Do you ever stumble when you try to make a sales pitch to a prospect? Do you want to learn how to write a straight line persuasion script that will make you sound confident and smart, and help you close more sales?
Learning how to write a straight line persuasion script will benefit you in numerous ways. This guide will teach you the top eight tips on how to write a straight line persuasion script that will set you above your competition.
Read more to learn how to write a straight line persuasion script.
Why Do You Need a Straight Line Persuasion Script?
Learning how to write a straight line persuasion script will benefit you in numerous ways:
- You’re less likely to sound stupid.
- You can figure out your tones beforehand and what tones to use in what situation.
- You can be confident that you’ll be saying the best possible words for a situation.
- You can focus your conscious mind on your prospect rather than worrying about what you’re going to say.
- You can provide your logical case for each of the Three Tens of the Straight Line System.
- As a manager, you can maintain uniformity and train better as well as review performance better.
- As a manager, you reduce legal issues caused by a salesperson saying something that’s outright false.
A Sales Script Won’t Make You Sound Fake
The three major worries that salespeople will bring up when you introduce a sales script are as follows:
- They’ll sound inauthentic or wooden.
- The script is disingenuous or duplicitous.
- It’s contrived and thus has no integrity.
None of these are issues as long as you have the right sales script. A poorly written script can certainly be all of these things, especially the first one.
Think about the movies, specifically a speech like Mel Gibson’s in Braveheart. Obviously, they left nothing to chance—he had his lines down perfectly and everything was set up in the right way. Everything you’ve watched on TV since being a child has been scripted. You still get emotionally invested and laugh and cry!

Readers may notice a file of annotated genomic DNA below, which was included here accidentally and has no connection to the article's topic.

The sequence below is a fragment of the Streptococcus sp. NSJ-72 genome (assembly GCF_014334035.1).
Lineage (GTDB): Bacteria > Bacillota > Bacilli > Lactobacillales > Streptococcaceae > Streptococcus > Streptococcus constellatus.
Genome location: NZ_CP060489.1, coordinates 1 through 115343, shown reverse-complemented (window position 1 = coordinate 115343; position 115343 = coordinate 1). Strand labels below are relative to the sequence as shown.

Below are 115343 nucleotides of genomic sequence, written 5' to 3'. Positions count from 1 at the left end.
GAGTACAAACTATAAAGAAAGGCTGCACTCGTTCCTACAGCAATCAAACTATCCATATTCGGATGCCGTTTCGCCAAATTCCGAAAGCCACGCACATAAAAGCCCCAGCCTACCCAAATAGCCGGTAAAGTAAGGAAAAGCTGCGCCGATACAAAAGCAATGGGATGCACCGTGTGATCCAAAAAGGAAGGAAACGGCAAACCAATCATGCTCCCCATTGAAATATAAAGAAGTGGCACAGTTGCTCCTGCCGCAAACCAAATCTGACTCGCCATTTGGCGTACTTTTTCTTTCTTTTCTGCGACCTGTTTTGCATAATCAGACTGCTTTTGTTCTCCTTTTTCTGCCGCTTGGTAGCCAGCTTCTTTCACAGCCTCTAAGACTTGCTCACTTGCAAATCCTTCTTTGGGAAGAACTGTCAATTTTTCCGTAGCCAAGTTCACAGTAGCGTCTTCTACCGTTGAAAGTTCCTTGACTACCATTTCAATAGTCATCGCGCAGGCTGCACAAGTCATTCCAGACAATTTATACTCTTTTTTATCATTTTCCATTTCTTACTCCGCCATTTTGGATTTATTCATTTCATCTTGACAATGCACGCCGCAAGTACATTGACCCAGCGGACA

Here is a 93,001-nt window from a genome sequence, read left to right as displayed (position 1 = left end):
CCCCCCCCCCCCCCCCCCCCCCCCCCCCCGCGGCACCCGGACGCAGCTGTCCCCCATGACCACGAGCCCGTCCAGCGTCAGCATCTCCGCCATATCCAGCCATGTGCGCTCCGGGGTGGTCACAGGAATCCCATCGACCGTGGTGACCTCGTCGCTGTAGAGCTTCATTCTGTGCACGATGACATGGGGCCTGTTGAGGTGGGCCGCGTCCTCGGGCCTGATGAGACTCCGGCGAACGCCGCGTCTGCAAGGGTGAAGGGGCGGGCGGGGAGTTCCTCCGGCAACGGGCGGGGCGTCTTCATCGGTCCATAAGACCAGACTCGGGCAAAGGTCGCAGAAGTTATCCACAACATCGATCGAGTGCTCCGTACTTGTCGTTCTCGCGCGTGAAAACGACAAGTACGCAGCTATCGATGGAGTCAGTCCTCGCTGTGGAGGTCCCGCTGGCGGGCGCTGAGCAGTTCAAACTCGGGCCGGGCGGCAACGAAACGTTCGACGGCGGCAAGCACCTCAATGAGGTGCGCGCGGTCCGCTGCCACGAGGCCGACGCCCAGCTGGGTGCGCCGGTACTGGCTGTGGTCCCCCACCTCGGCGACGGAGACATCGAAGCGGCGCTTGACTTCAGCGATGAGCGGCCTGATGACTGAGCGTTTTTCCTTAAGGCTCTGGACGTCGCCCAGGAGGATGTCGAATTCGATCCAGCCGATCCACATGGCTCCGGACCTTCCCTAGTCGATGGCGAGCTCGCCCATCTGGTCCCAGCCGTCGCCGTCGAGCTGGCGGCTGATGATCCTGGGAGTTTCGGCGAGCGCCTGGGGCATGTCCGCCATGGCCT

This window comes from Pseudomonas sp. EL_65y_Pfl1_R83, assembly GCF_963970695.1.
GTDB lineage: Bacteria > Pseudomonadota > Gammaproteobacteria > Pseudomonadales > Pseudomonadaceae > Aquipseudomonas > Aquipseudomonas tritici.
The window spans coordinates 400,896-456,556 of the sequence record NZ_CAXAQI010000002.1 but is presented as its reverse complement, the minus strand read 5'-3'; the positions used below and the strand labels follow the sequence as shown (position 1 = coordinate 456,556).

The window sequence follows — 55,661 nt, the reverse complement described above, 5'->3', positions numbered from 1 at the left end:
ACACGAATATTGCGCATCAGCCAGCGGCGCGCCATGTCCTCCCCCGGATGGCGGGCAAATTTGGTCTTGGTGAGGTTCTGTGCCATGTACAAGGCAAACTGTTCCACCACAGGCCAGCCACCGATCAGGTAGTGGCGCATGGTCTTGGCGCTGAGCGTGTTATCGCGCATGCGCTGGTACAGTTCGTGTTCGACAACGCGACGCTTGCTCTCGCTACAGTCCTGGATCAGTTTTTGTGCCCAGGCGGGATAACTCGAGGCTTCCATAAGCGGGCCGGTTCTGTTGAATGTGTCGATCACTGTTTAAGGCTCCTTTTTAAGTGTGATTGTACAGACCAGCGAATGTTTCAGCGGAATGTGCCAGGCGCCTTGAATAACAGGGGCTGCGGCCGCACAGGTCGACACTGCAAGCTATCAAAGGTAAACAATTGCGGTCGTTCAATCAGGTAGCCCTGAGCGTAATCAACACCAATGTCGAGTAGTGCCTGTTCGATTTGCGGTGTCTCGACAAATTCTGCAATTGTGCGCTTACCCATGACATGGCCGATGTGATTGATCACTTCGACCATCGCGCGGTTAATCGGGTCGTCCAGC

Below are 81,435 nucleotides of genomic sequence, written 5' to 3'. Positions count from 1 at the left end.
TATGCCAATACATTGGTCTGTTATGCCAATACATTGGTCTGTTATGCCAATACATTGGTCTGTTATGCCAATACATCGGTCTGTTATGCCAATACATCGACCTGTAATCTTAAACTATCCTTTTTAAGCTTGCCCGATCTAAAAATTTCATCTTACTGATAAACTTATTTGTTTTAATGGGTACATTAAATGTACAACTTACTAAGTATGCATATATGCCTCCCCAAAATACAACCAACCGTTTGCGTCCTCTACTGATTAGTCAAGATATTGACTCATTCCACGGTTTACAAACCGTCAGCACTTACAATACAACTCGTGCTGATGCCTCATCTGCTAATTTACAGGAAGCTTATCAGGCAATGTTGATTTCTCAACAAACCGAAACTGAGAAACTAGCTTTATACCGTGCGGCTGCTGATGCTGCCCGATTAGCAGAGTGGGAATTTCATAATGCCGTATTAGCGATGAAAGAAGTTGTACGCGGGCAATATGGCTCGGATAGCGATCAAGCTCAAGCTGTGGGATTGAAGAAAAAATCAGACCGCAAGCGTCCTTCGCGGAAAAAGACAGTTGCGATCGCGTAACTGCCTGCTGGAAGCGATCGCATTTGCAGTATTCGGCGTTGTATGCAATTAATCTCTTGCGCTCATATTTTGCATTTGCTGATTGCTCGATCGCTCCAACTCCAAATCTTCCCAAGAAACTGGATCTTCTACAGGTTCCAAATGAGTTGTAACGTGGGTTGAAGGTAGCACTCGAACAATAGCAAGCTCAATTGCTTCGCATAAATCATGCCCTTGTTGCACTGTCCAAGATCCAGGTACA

The important thing here is to become like an actor and a writer—be good at reading a script without sounding like you’re reading one and be good at writing a straight line persuasion script that you’re able to deliver naturally.
Engage in strategic participation: Almost over-prepare in your script writing and reading. Here are eight techniques on how to write a straight line persuasion script that will set you above the pack:
8 Tips on How to Write a Straight Line Persuasion Script
If you’re looking to sales script, follow these eight easy tips.
1. Don’t Front-Load the Script
Don’t let all of the major benefits of you and your product out all at once. The script will be too long and you’ll be left droning on while your prospect loses interest.
2. Focus on the Benefits of the Product, Rather Than Its Features
People want to know how a product will change their life for the better, not what the product itself can do.
3. Find Points in the Script to Pause or Stop Off
Again, if you’re just stringing together statements, even if they’re well constructed, it gives no time for the prospect to engage in conversation. This can be as simple as peppering in things like “make sense?” This will also help you build rapport and understand where you’re at with your customer.
4. Write Like You’re Talking Confidently